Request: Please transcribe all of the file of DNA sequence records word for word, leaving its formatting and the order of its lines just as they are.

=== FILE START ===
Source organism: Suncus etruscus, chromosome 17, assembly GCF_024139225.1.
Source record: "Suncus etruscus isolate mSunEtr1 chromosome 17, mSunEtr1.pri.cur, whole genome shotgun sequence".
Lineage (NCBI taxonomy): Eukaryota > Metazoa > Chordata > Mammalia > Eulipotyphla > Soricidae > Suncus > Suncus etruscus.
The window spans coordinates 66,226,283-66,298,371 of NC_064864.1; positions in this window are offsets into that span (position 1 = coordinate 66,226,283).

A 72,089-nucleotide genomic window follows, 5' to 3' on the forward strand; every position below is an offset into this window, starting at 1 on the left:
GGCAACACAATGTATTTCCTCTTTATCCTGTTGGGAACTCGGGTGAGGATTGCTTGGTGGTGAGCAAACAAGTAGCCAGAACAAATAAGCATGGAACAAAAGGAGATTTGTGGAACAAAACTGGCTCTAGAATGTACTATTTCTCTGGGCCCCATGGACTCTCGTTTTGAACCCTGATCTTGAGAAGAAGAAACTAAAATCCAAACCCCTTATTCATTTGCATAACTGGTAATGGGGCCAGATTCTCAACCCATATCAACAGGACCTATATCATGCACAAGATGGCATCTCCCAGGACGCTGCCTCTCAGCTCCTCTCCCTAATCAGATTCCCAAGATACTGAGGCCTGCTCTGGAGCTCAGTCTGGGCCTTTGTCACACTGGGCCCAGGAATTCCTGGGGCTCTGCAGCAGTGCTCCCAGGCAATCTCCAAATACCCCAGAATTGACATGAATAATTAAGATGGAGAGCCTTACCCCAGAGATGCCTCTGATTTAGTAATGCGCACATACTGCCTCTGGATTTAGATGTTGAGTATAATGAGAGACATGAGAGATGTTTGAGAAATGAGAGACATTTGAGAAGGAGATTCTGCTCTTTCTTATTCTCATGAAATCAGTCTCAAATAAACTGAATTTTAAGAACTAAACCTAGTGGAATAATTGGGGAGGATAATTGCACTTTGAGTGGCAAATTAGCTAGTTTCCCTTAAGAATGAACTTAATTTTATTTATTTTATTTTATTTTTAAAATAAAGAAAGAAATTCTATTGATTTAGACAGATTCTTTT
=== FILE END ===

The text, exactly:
Source organism: Suncus etruscus, chromosome 17, assembly GCF_024139225.1.
Source record: "Suncus etruscus isolate mSunEtr1 chromosome 17, mSunEtr1.pri.cur, whole genome shotgun sequence".
Lineage (NCBI taxonomy): Eukaryota > Metazoa > Chordata > Mammalia > Eulipotyphla > Soricidae > Suncus > Suncus etruscus.
The window spans coordinates 66,226,283-66,298,371 of NC_064864.1; positions in this window are offsets into that span (position 1 = coordinate 66,226,283).

A 72,089-nucleotide genomic window follows, 5' to 3' on the forward strand; every position below is an offset into this window, starting at 1 on the left:
GGCAACACAATGTATTTCCTCTTTATCCTGTTGGGAACTCGGGTGAGGATTGCTTGGTGGTGAGCAAACAAGTAGCCAGAACAAATAAGCATGGAACAAAAGGAGATTTGTGGAACAAAACTGGCTCTAGAATGTACTATTTCTCTGGGCCCCATGGACTCTCGTTTTGAACCCTGATCTTGAGAAGAAGAAACTAAAATCCAAACCCCTTATTCATTTGCATAACTGGTAATGGGGCCAGATTCTCAACCCATATCAACAGGACCTATATCATGCACAAGATGGCATCTCCCAGGACGCTGCCTCTCAGCTCCTCTCCCTAATCAGATTCCCAAGATACTGAGGCCTGCTCTGGAGCTCAGTCTGGGCCTTTGTCACACTGGGCCCAGGAATTCCTGGGGCTCTGCAGCAGTGCTCCCAGGCAATCTCCAAATACCCCAGAATTGACATGAATAATTAAGATGGAGAGCCTTACCCCAGAGATGCCTCTGATTTAGTAATGCGCACATACTGCCTCTGGATTTAGATGTTGAGTATAATGAGAGACATGAGAGATGTTTGAGAAATGAGAGACATTTGAGAAGGAGATTCTGCTCTTTCTTATTCTCATGAAATCAGTCTCAAATAAACTGAATTTTAAGAACTAAACCTAGTGGAATAATTGGGGAGGATAATTGCACTTTGAGTGGCAAATTAGCTAGTTTCCCTTAAGAATGAACTTAATTTTATTTATTTTATTTTATTTTTAAAATAAAGAAAGAAATTCTATTGATTTAGACAGATTCTTTT